News and knowhow for farmers

Keeping high number of chicken cuts farmer’s production cost

Henry Njuguna-Kingdom Poultry Farm2.jpg


Mr. Henry Njuguna  inspects his poultry farm in Naivasha. Before he had between 150-200 chicken  which has increased to 1200 over the recent past.

In a time when most poultry farmers are crying foul about high cost of chicken feeds, drugs, among other production costs and market fluctuations, a Naivasha poultry farmer is managing his production costs by rearing many chicken to meet his economy of scale target.

Henry Njuguna of Kingdom Poultry Farm in Naivasha says poultry farming is enjoyable if a farmer has a big number of chicken because this saves extra transport, feed and drugs costs as compared to small number of chicken which requires the same services almost at the same costs but with lesser output thus lower income.

“It does not mean one must start big with poultry farming but good number of chicken saves a farmer much when it comes to production cost,” said Njuguna.

RELATED NEWS: Proper indigenous chicken management increases production

He keeps more than 1600 layers in a 50 by 100 piece of land. 1200 are growers of 14 weeks old and 600 layers which are over 20 weeks old. For growers of 8-20 weeks of age, he gives 80gm of growers mash per bird per day. To birds of over 20 weeks of age he feeds 120-130gm per bird, per day of layers mash.

Njuguna buys his feeds from Naivasha Feeders. A kilogram of growers’ feed is Sh30 and that of layers is Sh40. This means in 12 weeks he gives growers a total of 9kg and layers 10.08kg of feeds resulting to Sh270 for growers and about Sh400 for layers.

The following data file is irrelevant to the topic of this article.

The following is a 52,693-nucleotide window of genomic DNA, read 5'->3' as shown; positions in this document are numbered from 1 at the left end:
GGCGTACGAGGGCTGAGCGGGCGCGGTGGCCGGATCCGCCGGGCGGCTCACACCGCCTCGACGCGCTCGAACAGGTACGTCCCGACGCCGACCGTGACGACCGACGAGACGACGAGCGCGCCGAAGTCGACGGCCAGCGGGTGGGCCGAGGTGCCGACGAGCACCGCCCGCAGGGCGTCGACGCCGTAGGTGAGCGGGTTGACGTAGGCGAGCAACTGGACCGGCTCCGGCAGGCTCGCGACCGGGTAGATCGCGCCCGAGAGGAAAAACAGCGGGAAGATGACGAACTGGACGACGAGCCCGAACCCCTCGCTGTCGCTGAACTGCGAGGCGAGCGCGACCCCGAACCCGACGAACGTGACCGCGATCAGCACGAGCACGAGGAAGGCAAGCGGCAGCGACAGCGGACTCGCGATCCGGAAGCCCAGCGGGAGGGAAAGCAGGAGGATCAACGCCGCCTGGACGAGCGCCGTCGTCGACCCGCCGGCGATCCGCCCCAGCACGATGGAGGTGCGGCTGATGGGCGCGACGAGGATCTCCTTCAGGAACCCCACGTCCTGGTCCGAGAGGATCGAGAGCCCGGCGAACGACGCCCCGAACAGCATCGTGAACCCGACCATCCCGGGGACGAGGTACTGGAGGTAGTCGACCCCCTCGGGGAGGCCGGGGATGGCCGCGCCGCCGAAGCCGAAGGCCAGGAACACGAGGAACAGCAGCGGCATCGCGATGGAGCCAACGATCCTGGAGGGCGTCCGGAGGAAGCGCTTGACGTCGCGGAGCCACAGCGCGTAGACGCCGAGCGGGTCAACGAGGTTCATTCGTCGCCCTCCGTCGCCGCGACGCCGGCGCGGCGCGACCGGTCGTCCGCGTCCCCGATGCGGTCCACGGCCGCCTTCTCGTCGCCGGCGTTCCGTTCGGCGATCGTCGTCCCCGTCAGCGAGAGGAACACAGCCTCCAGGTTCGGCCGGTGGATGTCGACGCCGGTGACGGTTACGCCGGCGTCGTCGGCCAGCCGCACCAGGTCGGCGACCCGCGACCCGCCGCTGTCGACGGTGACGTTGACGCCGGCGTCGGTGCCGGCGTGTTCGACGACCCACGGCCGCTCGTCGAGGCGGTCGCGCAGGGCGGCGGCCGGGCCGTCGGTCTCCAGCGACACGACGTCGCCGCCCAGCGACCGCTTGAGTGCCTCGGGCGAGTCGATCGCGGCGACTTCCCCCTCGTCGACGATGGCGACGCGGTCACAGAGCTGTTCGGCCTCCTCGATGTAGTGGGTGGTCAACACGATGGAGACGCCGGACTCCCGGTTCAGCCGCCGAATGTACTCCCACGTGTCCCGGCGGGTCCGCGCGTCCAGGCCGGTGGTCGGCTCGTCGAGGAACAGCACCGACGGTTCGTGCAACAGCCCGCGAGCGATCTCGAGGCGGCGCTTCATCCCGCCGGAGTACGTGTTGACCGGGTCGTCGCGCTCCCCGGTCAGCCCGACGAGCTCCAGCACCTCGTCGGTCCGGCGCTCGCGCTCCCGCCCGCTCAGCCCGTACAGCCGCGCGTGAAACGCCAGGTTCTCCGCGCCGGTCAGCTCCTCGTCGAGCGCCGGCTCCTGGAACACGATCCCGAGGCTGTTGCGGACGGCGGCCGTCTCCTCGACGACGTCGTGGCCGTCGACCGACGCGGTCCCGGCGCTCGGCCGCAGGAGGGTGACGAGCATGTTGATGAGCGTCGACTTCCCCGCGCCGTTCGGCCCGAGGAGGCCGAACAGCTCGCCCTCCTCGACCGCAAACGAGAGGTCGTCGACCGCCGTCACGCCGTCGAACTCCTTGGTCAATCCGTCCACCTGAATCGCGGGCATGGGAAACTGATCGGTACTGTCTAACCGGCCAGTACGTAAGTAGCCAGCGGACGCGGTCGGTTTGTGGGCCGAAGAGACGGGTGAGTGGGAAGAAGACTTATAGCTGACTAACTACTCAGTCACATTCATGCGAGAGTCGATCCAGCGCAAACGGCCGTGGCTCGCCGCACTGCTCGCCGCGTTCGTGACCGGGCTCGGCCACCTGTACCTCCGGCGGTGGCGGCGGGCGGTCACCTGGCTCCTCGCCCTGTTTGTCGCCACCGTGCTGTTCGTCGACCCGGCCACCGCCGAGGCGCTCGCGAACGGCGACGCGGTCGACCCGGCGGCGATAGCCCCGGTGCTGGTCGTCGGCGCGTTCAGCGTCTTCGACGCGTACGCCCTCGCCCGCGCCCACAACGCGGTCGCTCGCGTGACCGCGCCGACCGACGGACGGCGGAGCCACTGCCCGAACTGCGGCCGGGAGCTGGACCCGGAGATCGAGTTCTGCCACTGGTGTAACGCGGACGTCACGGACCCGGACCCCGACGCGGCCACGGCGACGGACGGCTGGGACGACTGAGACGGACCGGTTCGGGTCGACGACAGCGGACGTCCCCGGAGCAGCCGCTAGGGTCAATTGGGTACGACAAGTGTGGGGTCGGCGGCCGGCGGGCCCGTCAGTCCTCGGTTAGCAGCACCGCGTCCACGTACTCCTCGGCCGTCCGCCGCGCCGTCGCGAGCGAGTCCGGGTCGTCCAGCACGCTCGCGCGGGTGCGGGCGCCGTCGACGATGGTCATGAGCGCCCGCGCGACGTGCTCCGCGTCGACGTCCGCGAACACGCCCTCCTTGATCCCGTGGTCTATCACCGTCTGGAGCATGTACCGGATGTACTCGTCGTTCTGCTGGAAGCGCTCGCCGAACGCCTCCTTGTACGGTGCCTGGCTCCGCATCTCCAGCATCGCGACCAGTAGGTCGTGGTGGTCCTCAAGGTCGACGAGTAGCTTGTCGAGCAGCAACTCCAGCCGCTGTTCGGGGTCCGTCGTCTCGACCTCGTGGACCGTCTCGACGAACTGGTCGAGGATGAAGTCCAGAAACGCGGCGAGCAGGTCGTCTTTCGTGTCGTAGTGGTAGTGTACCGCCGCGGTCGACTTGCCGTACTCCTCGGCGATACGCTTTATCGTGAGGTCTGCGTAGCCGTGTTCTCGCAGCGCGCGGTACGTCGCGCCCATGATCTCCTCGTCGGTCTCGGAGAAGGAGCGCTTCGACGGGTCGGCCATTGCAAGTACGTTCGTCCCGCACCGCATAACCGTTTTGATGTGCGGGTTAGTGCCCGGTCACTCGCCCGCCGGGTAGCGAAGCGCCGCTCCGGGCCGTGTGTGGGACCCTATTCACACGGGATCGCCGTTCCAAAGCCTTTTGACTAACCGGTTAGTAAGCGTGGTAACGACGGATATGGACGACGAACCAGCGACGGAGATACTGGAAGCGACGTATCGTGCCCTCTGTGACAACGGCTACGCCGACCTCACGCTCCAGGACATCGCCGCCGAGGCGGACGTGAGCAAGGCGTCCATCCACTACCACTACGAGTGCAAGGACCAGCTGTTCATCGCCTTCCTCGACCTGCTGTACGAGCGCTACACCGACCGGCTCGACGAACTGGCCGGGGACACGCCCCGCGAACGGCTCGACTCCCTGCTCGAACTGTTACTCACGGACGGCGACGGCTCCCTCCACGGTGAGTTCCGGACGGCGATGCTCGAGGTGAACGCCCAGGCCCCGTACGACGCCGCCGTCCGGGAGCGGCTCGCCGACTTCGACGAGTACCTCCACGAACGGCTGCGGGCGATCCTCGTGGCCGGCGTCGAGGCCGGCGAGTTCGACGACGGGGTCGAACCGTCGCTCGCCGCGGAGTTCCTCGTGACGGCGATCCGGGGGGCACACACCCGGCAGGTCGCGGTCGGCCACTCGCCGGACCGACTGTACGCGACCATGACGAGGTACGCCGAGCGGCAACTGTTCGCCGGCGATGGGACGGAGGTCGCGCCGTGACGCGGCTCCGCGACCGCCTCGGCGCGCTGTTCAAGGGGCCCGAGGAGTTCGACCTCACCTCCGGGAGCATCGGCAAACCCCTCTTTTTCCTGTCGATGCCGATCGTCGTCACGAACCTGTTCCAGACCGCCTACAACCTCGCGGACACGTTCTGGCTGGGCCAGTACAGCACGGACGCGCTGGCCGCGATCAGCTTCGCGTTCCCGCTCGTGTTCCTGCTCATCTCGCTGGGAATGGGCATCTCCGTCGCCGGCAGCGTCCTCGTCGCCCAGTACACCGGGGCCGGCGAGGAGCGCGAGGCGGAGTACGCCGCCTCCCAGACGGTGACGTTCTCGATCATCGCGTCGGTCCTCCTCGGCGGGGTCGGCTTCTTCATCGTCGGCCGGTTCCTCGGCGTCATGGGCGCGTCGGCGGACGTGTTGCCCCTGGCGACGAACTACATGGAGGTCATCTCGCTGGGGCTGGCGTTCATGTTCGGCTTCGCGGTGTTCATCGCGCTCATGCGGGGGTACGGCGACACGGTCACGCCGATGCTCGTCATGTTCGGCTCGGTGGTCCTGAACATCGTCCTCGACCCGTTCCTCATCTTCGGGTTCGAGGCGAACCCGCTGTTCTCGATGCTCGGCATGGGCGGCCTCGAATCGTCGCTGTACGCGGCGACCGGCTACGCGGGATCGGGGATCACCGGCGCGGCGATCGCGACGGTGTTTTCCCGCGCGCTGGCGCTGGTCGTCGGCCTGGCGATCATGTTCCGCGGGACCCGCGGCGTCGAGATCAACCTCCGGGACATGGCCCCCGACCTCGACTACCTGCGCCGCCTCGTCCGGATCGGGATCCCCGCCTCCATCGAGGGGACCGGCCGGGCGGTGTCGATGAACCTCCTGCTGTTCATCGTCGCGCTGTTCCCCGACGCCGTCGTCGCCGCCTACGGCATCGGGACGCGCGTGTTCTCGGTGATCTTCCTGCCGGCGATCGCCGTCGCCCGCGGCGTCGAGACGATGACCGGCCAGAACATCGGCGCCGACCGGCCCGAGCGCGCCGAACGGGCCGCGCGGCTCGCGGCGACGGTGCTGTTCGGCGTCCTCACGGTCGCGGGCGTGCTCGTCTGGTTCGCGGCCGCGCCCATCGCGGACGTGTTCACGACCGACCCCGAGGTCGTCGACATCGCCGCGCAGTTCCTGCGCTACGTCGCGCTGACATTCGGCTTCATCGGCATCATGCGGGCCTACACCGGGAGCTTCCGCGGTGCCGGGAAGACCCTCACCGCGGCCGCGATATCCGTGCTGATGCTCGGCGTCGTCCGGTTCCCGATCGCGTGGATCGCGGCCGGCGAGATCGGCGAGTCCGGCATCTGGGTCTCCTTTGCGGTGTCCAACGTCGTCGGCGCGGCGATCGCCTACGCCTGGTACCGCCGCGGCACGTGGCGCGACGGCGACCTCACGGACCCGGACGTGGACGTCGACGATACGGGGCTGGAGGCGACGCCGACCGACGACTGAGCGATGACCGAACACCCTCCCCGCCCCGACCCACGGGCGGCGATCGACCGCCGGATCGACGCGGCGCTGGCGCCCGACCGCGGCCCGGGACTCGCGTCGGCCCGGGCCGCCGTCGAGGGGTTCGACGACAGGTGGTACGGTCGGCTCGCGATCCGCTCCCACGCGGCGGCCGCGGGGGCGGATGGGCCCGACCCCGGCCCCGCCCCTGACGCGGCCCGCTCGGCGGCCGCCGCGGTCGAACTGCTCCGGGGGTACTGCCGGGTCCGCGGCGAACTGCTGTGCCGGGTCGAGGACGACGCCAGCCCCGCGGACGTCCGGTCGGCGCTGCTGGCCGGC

Because he uses personal transport, Njuguna cuts down his expenditure by 20 per cent monthly if he were to rely on public transport. He supplies his eggs to some of the big hotels in Naivasha on a weekly basis, tenders he is able to win due to his bigger production. Fuel takes about Sh500 and labour Sh1500. This he says is the same expenditure with the farmer with less chicken.

“I collect between 12-15 eggs on a daily basis and by the end of the week I have enough to meet the high demands in town,” said Njuguna. “My cost of transport and labour is almost the same with that farmer with less than 200 chicken,” he added.

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Before he had between 150-200 chicken as he was starting up in the venture. Transport cost him Sh1200 while labour Sh2000, double the amount he is using now. He also had difficulties with winning eggs supply tenders as he fell short of the demands.

Njuguna buys eight weeks chicks from Kenchick costing him Sh110 per chick. With this he avoids the cost of feeding which is Sh45 per kilogram per chick saving about Sh75,600 that he could spent in eight weeks.

Njuguna owes his success from trainings and agricultural shows he attends. He says poultry farming is tricky and a farmer can incur losses even from unnecessary wastages which arises from a number of things like poorly designed feed troughs which can result to 10% of the feed is wasted.

“When feeders are half-filled, only 3% of the feed is wasted than when it is two-thirds-full. Wastage also arises from theft by rats and wild birds if they have access to the poultry unit,” said Njuguna.

He says their main challenge as poultry farmers is cheap imported eggs which disrupts local prices.

RELATED NEWS: Rearing over 80 chickens on a two by two metres space

               Henry Njuguna-Kingdom Poultry Farm.jpg

 Mr. Henry Njuguna in his poultry farm.






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